This is another distraction that’s prevented by keeping a simple (mental or physical) checklist of all the things you need ahead of time. Also, try to log in a minute or two before the meeting start time in case you run into any technical errors and need help. No one wants to start a meeting while the facilitator is getting their material together.
Another element of being prepared — distributing the meeting agenda before the meeting. You want your participants to come combat-ready with questions and feedback.
Use the who/what/why framework for meeting invitations. Add one line about the purpose and add the link to the mural and other documents into your calendar invitation. This gives everyone enough context to begin the meeting and have all of the information accessible when you begin. Hold 5-15 minutes in your calendar before a meeting so you have time to review and prepare and invite others to that pre-session time to prepare on their own.
4. Decide on a "muting" policy
Do you keep all mics on or muted during the meeting? Most facilitators will ask for mics to be muted unless speaking. But to preserve the integrity of sharing and collaboration, you want to keep the mic on in some cases.
When to keep mute off
Human communication involves a lot of cues, mostly nonverbal, which are conveyed by correct and constant monitoring of the subject. 70% of communication is non-verbal, according to research on non-verbal cues in tense and conflict situations.
A meeting facilitator has to be mindful of accurately identifying non-verbal cues to lead a meeting and “read the room.” These cues include tone of voice, inflection, gestures, facial expressions, and reactions to other speakers.
You should also be aware of non-native speakers at the meeting. Many times these attendees rely on facial expressions and non-verbal cues to get the full context of a response — a good reason to not mute a meeting.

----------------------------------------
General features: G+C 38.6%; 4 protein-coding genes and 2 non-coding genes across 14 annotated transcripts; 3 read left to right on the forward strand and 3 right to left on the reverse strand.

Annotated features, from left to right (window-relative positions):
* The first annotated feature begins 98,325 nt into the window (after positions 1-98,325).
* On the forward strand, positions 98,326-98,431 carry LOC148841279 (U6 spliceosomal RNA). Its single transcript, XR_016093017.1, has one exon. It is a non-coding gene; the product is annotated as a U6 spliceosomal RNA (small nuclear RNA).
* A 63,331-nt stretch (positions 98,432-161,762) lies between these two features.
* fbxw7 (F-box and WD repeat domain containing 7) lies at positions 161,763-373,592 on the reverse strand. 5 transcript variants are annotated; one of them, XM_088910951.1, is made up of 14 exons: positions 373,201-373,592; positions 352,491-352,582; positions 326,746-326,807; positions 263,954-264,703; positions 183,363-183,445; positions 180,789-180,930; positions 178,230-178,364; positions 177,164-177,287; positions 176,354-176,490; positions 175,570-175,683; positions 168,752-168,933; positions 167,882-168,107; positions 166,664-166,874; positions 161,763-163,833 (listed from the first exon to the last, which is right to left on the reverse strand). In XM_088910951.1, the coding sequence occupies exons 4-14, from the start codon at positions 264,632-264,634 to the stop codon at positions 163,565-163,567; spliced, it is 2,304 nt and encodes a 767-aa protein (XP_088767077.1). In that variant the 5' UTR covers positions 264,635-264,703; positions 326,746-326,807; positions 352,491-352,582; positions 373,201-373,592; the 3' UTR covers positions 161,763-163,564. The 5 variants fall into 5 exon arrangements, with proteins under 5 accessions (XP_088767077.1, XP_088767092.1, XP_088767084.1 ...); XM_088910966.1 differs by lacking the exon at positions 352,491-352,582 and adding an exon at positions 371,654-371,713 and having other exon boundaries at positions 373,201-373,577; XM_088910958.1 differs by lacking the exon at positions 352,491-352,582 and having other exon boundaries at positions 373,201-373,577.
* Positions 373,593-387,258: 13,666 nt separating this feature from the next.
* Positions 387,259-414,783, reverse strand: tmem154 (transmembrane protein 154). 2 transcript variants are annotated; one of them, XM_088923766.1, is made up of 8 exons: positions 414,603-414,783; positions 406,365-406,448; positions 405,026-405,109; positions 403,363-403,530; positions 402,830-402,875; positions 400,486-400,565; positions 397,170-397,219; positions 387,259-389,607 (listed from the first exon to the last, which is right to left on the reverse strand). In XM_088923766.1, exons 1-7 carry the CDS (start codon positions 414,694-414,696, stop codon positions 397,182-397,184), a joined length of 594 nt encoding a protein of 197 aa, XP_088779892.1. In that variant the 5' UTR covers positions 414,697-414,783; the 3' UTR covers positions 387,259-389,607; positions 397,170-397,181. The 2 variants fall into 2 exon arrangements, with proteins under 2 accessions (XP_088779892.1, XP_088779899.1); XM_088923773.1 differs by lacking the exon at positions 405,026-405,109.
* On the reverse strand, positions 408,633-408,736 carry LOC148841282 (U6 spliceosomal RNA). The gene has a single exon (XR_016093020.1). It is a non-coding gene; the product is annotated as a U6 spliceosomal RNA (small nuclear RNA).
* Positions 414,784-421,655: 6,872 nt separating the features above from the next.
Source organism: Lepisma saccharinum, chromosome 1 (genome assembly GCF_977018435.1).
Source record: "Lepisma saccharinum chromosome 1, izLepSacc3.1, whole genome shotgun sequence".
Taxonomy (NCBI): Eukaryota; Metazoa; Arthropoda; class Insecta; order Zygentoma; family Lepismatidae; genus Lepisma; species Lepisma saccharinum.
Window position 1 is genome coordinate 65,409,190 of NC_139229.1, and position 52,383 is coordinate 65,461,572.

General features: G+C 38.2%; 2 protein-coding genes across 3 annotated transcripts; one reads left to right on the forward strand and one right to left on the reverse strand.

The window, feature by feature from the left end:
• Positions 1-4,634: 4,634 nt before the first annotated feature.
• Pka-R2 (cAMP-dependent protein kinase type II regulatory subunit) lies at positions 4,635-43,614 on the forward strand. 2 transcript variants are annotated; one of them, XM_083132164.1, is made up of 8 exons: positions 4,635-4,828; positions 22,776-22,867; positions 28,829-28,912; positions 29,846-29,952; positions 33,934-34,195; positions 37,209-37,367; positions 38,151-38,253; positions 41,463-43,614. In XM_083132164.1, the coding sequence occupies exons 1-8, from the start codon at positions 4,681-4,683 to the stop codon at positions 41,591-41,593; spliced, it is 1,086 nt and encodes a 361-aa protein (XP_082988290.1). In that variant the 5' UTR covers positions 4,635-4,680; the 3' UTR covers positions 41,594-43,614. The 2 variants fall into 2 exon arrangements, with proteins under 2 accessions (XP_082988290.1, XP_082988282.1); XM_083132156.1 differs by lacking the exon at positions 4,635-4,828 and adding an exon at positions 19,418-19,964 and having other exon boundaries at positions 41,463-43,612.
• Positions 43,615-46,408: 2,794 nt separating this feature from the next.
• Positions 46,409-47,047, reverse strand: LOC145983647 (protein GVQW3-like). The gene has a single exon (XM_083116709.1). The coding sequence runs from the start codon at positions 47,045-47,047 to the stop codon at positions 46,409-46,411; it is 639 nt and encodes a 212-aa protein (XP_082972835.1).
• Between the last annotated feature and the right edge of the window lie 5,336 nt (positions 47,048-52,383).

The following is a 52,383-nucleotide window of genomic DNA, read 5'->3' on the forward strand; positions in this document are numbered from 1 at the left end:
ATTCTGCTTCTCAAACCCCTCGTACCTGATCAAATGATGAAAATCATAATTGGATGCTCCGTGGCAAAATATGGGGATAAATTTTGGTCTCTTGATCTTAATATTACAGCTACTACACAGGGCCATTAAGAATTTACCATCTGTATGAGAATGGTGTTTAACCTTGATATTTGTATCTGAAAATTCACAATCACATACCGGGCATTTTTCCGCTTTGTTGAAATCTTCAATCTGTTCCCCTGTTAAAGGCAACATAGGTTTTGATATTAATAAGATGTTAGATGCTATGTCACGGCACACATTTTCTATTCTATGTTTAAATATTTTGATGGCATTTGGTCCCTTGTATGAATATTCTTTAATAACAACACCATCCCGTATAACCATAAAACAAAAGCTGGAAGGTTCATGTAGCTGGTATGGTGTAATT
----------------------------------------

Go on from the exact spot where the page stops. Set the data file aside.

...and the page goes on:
When to mute
There are definitely situations where placing everyone on mute is a good idea. Large video calls can get messy — mute attendees where there are over five people in a meeting. You should also ask participants to mute when background noise is extremely loud or distracting, when they are in a public space (café or park), or whenever you hear a feedback echo.
Since every meeting is different, it helps to set expectations about how to engage upfront. Use the time reviewing the agenda to let everyone know when it's time to come off mute and participate. In the meantime, invite and show them how to use reactions in a mural to express themselves with a "thumbs up" or "heart" even while they're muted. In the meeting invitation, use words like 'video-on,' 'interactive' and 'discussion' to let people know it will be more than just a presentation.
Again, one of the best ways to build better connection and engagement is through the use of a visual framework in a shared digital space. If there are potential language barriers, or a wide range of comfort levels regarding speaking in a group setting, platforms like MURAL help alleviate those issues by offering concrete means to engage through visual collaboration.
5. A meeting leader should never leave the room